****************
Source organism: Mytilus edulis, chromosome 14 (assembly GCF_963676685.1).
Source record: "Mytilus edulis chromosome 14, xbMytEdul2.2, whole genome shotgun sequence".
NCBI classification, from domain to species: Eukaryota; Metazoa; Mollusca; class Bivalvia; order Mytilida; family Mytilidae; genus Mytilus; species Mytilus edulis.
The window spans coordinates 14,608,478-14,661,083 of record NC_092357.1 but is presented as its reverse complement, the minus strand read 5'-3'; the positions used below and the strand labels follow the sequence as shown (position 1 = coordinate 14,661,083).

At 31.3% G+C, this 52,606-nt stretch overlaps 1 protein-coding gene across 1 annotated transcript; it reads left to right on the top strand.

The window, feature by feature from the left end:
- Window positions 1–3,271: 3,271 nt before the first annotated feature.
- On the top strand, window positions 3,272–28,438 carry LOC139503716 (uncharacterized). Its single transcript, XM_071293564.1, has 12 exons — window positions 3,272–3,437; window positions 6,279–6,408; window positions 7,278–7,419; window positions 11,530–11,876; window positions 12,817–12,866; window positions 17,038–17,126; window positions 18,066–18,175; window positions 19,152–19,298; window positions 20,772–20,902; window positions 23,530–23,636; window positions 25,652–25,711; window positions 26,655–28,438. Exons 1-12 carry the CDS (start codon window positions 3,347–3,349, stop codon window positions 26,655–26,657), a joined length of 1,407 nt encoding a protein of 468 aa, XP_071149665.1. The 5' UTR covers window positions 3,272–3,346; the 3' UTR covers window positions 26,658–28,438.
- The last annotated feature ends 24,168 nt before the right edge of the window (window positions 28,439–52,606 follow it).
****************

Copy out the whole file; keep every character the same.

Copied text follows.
Source organism: Mytilus edulis, chromosome 14 (assembly GCF_963676685.1).
Source record: "Mytilus edulis chromosome 14, xbMytEdul2.2, whole genome shotgun sequence".
NCBI classification, from domain to species: Eukaryota; Metazoa; Mollusca; class Bivalvia; order Mytilida; family Mytilidae; genus Mytilus; species Mytilus edulis.
The window spans coordinates 14,608,478-14,661,083 of record NC_092357.1 but is presented as its reverse complement, the minus strand read 5'-3'; the positions used below and the strand labels follow the sequence as shown (position 1 = coordinate 14,661,083).

At 31.3% G+C, this 52,606-nt stretch overlaps 1 protein-coding gene across 1 annotated transcript; it reads left to right on the top strand.

The window, feature by feature from the left end:
- Window positions 1–3,271: 3,271 nt before the first annotated feature.
- On the top strand, window positions 3,272–28,438 carry LOC139503716 (uncharacterized). Its single transcript, XM_071293564.1, has 12 exons — window positions 3,272–3,437; window positions 6,279–6,408; window positions 7,278–7,419; window positions 11,530–11,876; window positions 12,817–12,866; window positions 17,038–17,126; window positions 18,066–18,175; window positions 19,152–19,298; window positions 20,772–20,902; window positions 23,530–23,636; window positions 25,652–25,711; window positions 26,655–28,438. Exons 1-12 carry the CDS (start codon window positions 3,347–3,349, stop codon window positions 26,655–26,657), a joined length of 1,407 nt encoding a protein of 468 aa, XP_071149665.1. The 5' UTR covers window positions 3,272–3,346; the 3' UTR covers window positions 26,658–28,438.
- The last annotated feature ends 24,168 nt before the right edge of the window (window positions 28,439–52,606 follow it).